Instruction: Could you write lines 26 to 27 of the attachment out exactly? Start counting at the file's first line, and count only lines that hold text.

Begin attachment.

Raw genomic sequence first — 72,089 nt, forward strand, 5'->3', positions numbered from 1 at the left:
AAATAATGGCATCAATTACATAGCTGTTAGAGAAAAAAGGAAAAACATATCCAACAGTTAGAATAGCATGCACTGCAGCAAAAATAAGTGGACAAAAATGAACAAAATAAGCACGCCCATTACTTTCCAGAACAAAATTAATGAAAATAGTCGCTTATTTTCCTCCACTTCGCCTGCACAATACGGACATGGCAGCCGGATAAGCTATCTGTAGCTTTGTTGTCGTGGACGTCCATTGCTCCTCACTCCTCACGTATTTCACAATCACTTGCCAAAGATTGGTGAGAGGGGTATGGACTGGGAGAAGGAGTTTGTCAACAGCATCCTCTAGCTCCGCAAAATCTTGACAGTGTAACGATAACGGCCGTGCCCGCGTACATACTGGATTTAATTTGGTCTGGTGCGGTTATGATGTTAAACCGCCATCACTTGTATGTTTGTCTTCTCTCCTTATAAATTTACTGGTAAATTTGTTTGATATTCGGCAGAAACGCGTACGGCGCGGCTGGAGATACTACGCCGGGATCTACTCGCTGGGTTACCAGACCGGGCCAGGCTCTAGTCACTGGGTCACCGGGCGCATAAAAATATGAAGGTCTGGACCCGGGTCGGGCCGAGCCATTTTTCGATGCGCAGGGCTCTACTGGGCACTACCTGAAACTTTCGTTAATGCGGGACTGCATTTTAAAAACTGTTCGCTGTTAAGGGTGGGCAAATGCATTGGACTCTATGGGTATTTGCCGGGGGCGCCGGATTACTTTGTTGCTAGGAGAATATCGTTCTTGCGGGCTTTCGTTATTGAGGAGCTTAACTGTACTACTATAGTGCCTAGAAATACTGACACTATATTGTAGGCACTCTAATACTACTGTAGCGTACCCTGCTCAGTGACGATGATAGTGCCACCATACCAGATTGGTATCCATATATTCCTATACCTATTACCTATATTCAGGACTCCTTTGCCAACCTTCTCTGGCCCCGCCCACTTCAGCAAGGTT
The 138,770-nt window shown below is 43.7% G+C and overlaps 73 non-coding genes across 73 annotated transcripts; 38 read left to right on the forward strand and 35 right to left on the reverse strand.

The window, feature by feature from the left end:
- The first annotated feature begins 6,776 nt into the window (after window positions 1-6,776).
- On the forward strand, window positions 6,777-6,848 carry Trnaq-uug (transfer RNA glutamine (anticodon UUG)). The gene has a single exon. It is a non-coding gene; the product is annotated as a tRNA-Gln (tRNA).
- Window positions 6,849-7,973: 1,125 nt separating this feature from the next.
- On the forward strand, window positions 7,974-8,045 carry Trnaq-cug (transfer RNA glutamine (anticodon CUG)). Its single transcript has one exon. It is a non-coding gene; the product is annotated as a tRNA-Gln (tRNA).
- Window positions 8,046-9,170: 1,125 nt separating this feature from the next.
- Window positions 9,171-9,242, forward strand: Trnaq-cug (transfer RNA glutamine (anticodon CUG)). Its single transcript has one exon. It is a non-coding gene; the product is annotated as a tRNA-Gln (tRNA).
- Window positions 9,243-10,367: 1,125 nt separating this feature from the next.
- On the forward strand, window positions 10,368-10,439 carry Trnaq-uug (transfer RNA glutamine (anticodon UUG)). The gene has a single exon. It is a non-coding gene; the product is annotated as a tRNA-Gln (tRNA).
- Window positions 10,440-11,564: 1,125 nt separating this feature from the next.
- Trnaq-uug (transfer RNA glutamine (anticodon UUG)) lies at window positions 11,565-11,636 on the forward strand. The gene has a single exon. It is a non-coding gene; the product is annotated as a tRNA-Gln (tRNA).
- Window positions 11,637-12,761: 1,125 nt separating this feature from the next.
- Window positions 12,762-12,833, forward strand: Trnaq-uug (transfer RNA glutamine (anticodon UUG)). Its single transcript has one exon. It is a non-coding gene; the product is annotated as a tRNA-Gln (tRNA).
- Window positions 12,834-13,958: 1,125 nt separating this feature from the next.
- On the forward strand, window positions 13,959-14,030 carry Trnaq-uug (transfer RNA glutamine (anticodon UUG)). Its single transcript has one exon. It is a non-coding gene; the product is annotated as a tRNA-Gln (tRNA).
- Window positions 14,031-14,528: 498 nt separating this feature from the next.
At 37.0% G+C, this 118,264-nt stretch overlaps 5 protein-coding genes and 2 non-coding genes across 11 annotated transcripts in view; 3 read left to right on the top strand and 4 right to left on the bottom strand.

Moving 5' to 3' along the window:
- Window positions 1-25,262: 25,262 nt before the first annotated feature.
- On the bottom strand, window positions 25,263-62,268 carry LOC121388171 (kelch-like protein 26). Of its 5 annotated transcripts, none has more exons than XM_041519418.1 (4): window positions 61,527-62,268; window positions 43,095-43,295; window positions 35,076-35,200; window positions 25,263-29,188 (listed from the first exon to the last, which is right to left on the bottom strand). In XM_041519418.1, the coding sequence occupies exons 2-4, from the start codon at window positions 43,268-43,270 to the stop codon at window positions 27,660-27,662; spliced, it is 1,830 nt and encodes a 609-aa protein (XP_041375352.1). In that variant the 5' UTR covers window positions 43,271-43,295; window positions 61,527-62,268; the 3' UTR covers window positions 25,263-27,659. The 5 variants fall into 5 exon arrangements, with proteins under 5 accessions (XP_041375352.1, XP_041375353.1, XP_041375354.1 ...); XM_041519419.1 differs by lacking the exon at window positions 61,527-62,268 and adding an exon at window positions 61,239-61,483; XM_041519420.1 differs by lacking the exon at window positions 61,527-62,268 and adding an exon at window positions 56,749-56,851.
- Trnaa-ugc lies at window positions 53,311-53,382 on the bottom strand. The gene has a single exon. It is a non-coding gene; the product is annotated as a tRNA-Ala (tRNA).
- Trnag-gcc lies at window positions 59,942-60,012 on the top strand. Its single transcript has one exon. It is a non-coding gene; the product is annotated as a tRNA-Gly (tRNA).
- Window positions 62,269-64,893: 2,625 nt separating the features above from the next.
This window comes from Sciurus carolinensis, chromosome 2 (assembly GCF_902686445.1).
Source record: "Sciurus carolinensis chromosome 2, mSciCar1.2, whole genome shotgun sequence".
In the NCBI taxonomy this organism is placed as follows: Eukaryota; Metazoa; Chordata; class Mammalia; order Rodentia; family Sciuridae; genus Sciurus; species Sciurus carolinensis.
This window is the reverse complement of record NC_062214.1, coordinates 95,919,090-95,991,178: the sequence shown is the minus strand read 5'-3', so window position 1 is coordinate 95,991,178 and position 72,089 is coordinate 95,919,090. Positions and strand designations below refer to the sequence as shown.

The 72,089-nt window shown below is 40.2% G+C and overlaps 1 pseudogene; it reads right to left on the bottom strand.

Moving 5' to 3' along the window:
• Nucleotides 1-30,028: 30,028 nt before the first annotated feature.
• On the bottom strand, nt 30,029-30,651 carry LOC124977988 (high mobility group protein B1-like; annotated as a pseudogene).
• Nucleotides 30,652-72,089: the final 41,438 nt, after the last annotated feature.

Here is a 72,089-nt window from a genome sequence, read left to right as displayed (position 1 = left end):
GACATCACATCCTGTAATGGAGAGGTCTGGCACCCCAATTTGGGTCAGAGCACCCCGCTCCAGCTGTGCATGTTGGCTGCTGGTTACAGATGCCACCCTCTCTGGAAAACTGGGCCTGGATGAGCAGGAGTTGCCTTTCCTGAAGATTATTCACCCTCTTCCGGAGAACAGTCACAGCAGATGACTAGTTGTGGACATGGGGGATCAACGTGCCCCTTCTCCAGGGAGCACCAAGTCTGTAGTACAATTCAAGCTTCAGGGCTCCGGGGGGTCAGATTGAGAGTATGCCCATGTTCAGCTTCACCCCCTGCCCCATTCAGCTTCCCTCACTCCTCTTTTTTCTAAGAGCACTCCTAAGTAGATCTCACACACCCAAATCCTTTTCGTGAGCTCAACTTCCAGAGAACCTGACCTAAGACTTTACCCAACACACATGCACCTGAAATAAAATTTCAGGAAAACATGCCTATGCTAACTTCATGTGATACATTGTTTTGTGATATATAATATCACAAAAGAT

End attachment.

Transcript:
- Window positions 62,269-64,893: 2,625 nt separating the features above from the next.
This window comes from Sciurus carolinensis, chromosome 2 (assembly GCF_902686445.1).